Tuesday, February 6, 2018

This is Memorial Device, by David Keenan. Faber & Fabruer, 2017

In a sort of literary “This is Spinal Tap”, this is a (mostly) gentle parody of a small town music scene of the 80s. Memorial Device is a post-punk band in small town Scotland, a scene where everyone is working class and no one gets famous except in the local area. Told in typical music bio form, the story unfolds though 26 interviews with various band members, friends, family, and hangers on. I’ve read a fair number of books about musicians and music scenes, and this oddly structured novel is spot on in tone and form. I had a hard time following who was who for a while, but Appendix C lists every character and tells who they were. Yes, the novel has four appendices, one of which is a thorough index (the other two are a discography and a list of the bands in post punk Airdrie). The book has a subtitle that’s damn near a chapter in itself: “An Hallucinated Oral History of the Post-Punk Scene in Airdrie, Coatbridge, and Envirions, 1978-1986” - that pretty much tells you what the book is about.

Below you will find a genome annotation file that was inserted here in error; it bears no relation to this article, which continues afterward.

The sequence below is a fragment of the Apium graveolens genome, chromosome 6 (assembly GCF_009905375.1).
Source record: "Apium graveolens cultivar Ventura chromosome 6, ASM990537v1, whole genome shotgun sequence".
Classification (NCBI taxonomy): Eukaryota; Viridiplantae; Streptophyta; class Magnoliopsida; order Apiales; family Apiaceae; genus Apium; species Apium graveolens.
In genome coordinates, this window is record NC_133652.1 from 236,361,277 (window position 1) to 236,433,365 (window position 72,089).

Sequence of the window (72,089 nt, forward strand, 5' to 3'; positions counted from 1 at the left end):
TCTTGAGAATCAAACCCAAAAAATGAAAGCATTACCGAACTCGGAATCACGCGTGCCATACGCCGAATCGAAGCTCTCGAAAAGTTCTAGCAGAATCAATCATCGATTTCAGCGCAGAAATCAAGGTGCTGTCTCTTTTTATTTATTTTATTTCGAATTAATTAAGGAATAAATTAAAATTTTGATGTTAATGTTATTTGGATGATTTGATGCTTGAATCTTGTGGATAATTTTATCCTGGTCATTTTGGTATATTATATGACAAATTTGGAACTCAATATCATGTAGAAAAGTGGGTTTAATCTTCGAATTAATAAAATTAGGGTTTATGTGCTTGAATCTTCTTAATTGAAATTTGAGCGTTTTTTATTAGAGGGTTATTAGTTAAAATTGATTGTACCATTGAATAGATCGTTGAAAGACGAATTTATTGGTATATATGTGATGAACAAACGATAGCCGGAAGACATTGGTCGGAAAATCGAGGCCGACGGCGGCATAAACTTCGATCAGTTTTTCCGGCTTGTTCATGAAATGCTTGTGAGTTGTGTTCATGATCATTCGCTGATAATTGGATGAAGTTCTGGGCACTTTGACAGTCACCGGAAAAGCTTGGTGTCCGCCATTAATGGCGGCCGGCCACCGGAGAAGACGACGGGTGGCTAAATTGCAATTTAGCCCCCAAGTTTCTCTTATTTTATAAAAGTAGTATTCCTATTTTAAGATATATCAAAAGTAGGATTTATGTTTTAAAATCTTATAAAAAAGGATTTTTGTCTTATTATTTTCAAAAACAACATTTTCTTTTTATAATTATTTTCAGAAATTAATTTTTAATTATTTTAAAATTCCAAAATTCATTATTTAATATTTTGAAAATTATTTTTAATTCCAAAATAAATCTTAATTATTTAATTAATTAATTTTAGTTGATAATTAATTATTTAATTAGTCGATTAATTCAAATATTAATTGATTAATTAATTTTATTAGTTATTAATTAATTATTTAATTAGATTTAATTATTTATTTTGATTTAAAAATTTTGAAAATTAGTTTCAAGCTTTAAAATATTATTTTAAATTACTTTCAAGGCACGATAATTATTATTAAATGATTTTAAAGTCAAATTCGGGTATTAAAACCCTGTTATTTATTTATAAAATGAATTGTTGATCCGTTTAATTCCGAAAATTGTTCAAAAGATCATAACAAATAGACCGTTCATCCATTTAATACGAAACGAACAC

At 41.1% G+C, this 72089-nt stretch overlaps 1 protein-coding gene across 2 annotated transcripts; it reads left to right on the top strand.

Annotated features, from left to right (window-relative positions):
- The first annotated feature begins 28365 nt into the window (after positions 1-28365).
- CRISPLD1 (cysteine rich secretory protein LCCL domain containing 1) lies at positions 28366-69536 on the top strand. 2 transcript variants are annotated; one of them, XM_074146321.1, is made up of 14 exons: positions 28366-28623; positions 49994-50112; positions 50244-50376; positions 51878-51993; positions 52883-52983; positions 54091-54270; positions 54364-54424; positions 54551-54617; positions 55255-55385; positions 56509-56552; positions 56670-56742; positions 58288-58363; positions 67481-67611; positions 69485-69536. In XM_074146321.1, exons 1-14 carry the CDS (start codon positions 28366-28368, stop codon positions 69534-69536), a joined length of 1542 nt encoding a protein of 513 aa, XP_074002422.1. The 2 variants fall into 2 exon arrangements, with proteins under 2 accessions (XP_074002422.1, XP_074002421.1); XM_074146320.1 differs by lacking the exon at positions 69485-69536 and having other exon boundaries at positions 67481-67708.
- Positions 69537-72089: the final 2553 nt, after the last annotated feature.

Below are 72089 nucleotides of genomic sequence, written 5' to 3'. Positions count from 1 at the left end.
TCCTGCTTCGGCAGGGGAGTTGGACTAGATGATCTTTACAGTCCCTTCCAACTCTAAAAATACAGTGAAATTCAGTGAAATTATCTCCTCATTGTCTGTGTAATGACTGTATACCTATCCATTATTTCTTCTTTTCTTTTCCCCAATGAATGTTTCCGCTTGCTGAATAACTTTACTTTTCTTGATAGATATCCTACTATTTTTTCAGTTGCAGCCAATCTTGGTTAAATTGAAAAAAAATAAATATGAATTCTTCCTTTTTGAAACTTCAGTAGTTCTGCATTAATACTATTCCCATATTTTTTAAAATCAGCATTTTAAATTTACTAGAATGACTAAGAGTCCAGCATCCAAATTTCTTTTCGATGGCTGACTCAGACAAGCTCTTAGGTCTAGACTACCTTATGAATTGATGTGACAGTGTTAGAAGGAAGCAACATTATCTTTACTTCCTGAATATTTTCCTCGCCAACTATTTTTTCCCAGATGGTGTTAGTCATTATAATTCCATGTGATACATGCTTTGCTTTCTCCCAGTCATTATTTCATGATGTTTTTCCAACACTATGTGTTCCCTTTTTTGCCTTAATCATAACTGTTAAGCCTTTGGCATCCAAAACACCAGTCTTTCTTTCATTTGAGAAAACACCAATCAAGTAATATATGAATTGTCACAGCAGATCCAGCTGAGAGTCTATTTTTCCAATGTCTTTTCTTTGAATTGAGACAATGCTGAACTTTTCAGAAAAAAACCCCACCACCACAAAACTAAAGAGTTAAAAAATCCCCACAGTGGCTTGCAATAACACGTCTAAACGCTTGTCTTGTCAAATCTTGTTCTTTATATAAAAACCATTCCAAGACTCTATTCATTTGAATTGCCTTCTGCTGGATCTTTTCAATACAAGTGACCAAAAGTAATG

There is pretty much no plot, but the characters drag you in- even when you know they will come to a sad end. They are pretty typical of rock memoirs; hard drinking party animals who have myriad sexual adventures and are trying to become punk rock stars in the vein of Iggy Pop. But the band members are committed; they aren’t just in it for the chicks, so to speak. It’s not just parody- and it’s not laugh out loud funny, more OMG I recognize that character funny- it’s also coming of age for the teen fans. It’s not the easiest book to read; the format is choppy and a character’s story may unfold through a number of chapters by people, at various places in the book. It very much captures the feel of fanzines from the era. I very much enjoyed it! Four stars.        

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I received my copy of this book from the Library Thing Early Reviewers program in return for an unbiased review. 

Neither of these things influenced my review. 

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